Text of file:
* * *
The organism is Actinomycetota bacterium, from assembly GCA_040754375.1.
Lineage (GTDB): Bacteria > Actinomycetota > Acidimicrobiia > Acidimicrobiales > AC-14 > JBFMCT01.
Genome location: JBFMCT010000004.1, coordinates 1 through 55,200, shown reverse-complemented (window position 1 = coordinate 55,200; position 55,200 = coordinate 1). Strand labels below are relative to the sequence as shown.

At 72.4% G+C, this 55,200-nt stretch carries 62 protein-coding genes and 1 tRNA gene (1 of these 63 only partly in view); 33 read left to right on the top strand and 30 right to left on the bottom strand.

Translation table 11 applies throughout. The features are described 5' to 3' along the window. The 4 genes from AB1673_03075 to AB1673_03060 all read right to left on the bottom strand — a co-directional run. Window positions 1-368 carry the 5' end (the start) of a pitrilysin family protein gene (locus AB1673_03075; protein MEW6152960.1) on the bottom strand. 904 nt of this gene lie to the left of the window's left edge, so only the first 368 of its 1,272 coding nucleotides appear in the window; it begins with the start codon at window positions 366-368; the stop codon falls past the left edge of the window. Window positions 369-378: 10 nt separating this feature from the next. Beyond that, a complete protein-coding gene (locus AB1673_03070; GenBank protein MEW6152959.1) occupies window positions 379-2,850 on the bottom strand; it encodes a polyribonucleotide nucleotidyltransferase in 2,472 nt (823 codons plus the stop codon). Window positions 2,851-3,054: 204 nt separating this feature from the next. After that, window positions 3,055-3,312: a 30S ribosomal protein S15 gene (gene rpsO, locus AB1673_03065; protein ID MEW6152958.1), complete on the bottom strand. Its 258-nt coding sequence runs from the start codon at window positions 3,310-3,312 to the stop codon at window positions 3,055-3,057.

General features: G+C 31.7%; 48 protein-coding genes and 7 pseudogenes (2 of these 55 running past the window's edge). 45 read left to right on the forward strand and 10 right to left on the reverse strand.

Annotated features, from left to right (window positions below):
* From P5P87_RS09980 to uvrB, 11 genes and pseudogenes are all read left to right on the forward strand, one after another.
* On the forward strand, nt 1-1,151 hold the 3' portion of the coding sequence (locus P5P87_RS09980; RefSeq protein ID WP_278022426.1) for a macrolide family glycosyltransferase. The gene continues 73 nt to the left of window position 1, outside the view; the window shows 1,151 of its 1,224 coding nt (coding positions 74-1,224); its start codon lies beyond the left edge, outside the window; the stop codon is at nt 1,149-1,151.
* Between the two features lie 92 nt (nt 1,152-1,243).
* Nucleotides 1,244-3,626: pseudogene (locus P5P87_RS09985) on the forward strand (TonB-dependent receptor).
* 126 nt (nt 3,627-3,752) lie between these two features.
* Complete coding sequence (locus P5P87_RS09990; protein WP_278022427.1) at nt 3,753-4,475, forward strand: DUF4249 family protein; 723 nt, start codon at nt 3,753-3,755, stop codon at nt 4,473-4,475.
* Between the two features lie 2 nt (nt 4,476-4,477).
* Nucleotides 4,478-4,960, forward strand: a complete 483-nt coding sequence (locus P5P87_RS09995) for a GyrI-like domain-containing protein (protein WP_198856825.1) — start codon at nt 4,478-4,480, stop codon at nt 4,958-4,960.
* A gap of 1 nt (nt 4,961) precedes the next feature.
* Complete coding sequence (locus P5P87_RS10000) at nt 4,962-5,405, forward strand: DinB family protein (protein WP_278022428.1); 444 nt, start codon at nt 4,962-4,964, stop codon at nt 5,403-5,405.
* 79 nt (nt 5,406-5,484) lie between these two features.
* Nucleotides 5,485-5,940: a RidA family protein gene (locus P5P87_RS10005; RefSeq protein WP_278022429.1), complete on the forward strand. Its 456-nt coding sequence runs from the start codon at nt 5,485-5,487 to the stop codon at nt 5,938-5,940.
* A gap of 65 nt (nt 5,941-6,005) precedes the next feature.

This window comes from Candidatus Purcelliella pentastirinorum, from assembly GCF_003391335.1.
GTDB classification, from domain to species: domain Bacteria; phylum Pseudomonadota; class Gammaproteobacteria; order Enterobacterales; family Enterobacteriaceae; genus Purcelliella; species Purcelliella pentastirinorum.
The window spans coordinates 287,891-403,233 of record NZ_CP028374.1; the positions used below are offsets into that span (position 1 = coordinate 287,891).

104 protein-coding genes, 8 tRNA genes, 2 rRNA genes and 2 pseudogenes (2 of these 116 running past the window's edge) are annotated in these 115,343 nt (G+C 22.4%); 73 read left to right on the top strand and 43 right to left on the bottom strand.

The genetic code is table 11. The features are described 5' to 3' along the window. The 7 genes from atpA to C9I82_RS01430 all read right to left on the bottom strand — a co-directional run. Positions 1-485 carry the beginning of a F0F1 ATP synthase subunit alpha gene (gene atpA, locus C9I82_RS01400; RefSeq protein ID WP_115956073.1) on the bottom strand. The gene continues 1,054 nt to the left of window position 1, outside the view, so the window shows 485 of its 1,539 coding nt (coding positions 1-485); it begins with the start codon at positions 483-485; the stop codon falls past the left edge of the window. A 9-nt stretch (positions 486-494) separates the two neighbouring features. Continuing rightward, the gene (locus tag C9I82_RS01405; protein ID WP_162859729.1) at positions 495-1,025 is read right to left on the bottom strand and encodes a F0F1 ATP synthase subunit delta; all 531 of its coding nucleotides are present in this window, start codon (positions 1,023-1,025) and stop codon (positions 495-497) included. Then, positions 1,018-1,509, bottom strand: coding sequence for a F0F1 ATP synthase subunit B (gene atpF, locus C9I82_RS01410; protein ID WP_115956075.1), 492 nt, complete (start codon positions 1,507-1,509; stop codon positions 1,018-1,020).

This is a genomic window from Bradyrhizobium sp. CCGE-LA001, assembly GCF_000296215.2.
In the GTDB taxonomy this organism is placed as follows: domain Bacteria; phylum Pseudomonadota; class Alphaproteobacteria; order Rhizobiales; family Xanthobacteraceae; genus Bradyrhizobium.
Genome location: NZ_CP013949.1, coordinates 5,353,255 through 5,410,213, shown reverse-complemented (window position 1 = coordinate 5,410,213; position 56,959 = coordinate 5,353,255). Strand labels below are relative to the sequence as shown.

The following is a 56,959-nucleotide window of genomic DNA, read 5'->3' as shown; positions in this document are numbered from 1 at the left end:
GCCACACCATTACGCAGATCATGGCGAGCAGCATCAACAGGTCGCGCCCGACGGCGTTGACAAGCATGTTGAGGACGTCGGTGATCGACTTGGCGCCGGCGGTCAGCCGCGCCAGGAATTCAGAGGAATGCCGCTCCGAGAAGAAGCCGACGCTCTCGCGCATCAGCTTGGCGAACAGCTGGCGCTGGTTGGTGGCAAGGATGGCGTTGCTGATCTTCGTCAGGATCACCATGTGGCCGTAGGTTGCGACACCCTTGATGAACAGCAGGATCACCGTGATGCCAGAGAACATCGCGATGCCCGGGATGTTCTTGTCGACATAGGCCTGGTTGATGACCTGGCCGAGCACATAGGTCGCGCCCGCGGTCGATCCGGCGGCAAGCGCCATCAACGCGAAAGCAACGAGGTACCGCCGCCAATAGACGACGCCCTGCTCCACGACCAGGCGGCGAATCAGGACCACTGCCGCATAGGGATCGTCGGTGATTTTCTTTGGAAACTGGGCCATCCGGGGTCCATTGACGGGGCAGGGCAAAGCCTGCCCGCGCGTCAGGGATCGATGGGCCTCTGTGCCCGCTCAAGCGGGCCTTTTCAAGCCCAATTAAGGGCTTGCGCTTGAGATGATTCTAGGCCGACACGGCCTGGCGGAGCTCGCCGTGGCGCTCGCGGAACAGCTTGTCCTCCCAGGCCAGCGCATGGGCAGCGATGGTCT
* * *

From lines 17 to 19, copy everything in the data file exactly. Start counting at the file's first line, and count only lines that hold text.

* Complete coding sequence (locus P5P87_RS10000) at nt 4,962-5,405, forward strand: DinB family protein (protein WP_278022428.1); 444 nt, start codon at nt 4,962-4,964, stop codon at nt 5,403-5,405.
* 79 nt (nt 5,406-5,484) lie between these two features.
* Nucleotides 5,485-5,940: a RidA family protein gene (locus P5P87_RS10005; RefSeq protein WP_278022429.1), complete on the forward strand. Its 456-nt coding sequence runs from the start codon at nt 5,485-5,487 to the stop codon at nt 5,938-5,940.